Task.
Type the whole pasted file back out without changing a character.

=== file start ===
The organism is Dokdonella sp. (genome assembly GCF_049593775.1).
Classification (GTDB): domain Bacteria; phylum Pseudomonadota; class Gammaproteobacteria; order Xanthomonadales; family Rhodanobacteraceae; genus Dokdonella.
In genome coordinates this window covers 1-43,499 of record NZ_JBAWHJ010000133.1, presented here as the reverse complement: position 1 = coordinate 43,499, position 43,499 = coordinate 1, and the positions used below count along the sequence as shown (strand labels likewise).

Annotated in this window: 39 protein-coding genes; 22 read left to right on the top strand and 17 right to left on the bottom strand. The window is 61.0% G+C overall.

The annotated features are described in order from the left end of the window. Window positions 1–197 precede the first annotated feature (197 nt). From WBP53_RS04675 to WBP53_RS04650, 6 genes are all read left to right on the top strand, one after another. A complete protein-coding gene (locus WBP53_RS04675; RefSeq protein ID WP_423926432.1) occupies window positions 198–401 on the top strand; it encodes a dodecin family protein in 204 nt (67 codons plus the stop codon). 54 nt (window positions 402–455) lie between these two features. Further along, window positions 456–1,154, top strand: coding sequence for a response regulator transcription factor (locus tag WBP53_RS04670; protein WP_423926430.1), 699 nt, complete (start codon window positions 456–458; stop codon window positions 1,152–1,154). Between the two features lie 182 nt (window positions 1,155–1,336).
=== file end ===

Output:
The organism is Dokdonella sp. (genome assembly GCF_049593775.1).
Classification (GTDB): domain Bacteria; phylum Pseudomonadota; class Gammaproteobacteria; order Xanthomonadales; family Rhodanobacteraceae; genus Dokdonella.
In genome coordinates this window covers 1-43,499 of record NZ_JBAWHJ010000133.1, presented here as the reverse complement: position 1 = coordinate 43,499, position 43,499 = coordinate 1, and the positions used below count along the sequence as shown (strand labels likewise).

Annotated in this window: 39 protein-coding genes; 22 read left to right on the top strand and 17 right to left on the bottom strand. The window is 61.0% G+C overall.

The annotated features are described in order from the left end of the window. Window positions 1–197 precede the first annotated feature (197 nt). From WBP53_RS04675 to WBP53_RS04650, 6 genes are all read left to right on the top strand, one after another. A complete protein-coding gene (locus WBP53_RS04675; RefSeq protein ID WP_423926432.1) occupies window positions 198–401 on the top strand; it encodes a dodecin family protein in 204 nt (67 codons plus the stop codon). 54 nt (window positions 402–455) lie between these two features. Further along, window positions 456–1,154, top strand: coding sequence for a response regulator transcription factor (locus tag WBP53_RS04670; protein WP_423926430.1), 699 nt, complete (start codon window positions 456–458; stop codon window positions 1,152–1,154). Between the two features lie 182 nt (window positions 1,155–1,336).